In the years since, I’ve been fortunate to work on my own projects, which have called for a variety of styles. With Elena Of Avalor, it was a challenge to find the right balance of Latin flavor that could be infused with the traditional Disney orchestral sounds. On the opposite side of the spectrum was Bloodline, a series I co-scored with my college friend Edward Rogers for Netflix. That musical approach was simple in melody and heavy on textures and building tension without being overstated. We built a lot of the tension in that score through the use of electric guitar and solo violin we recorded in unconventional ways.
How was it working with Hans Zimmer’s Media Ventures and what did you learn while there that was particularly helpful throughout your career?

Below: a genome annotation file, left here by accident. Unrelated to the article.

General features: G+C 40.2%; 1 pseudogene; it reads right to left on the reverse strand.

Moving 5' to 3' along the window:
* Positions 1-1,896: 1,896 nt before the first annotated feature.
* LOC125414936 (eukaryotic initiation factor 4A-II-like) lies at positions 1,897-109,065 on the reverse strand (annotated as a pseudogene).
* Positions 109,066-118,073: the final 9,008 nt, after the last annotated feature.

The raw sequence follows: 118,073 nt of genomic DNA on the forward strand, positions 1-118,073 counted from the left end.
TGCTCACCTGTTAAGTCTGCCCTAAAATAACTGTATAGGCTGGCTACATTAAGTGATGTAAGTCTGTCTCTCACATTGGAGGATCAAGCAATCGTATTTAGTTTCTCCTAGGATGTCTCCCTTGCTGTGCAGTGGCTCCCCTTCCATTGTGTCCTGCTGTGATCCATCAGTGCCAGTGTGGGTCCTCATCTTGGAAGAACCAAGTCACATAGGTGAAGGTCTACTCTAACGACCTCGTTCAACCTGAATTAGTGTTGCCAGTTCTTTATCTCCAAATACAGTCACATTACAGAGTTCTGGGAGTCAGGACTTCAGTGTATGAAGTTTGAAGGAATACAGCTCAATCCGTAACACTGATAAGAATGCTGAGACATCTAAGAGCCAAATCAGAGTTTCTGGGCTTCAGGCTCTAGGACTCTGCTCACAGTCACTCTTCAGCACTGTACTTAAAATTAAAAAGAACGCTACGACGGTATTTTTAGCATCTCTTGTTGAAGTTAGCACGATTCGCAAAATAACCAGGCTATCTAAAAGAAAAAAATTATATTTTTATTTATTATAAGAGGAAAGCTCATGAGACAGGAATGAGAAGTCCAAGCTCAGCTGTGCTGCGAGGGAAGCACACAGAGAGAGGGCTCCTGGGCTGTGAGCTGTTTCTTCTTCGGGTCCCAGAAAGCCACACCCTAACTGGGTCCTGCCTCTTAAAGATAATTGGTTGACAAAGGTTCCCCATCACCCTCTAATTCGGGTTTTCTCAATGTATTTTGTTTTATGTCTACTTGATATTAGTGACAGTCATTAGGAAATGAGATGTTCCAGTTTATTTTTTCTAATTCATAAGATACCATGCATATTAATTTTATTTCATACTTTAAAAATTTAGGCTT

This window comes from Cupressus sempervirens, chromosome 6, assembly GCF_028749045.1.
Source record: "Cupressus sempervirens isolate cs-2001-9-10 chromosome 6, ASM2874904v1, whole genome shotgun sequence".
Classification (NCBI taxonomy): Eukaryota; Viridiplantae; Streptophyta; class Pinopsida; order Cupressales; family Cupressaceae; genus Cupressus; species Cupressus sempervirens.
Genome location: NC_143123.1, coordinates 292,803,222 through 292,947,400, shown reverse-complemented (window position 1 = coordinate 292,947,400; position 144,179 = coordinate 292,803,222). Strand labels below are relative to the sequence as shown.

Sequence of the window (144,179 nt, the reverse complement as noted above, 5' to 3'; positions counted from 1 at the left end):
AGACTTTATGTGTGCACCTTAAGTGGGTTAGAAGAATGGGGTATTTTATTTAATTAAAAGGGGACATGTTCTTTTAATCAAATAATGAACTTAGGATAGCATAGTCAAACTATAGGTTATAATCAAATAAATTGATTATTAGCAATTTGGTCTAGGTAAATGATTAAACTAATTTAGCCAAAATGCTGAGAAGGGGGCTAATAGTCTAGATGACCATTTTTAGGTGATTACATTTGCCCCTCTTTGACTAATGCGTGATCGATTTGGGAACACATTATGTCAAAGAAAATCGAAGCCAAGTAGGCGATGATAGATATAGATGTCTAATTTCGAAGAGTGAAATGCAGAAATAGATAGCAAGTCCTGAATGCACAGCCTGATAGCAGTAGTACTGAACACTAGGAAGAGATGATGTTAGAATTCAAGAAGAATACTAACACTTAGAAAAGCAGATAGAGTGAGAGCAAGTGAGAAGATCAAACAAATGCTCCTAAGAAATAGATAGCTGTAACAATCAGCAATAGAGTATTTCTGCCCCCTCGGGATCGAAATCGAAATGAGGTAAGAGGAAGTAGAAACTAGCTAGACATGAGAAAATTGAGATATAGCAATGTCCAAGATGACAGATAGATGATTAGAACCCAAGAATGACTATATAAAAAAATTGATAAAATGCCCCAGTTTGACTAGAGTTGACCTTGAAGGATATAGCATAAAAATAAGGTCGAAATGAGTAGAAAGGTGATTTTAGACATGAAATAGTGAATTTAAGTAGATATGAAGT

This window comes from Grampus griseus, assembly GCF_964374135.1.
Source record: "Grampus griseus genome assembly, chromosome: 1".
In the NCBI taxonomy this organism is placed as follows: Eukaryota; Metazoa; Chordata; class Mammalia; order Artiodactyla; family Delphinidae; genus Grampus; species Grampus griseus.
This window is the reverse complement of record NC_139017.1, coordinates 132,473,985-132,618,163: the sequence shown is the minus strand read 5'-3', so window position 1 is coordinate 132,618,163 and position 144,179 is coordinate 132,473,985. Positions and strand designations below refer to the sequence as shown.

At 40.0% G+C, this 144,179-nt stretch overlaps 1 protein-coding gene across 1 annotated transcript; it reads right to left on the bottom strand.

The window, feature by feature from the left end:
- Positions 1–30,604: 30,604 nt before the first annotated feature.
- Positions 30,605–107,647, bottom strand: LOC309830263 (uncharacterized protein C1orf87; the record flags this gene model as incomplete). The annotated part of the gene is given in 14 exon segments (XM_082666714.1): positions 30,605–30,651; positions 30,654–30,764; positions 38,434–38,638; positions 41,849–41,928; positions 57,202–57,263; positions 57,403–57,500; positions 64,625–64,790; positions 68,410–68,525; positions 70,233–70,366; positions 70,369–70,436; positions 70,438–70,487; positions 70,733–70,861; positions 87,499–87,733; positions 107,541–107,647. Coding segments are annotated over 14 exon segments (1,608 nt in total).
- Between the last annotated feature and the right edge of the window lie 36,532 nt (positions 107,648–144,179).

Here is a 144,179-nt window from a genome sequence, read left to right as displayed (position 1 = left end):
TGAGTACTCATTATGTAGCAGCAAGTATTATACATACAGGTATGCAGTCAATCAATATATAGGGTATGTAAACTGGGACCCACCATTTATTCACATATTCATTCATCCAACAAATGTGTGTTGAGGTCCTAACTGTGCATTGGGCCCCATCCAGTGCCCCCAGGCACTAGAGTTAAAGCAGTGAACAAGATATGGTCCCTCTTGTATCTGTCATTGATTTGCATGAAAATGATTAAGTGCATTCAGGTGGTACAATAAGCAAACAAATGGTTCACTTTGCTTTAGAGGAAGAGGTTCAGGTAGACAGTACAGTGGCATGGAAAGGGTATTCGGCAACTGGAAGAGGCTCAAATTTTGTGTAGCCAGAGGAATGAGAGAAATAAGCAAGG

I had minimal experience in the real world as a composer at the time. I was brought in to Media Ventures as a junior staff composer in their commercial division. Prior to that, I had written a Blockbuster Video commercial for them as a freelancer, which then led to the offer to be on staff. It was an educational year for me, no doubt, being around and observing composers such as Hans, Harry Gregson-Williams, John Powell and others. It was overwhelming as a twenty-six year old kid, to be honest. The one thing that I still strive for to this day is something Hans taught me. He once asked me, “What is your musical voice?” I didn’t have an answer at the time, and I was confused why I didn’t. In hindsight, I had been so focused on trying to emulate my composer heroes as a writer that I neglected to be conscious of developing my own voice simultaneously. I’m forever grateful for that conversation because developing my own voice has been a career-long road, but crucial to my growth as a composer.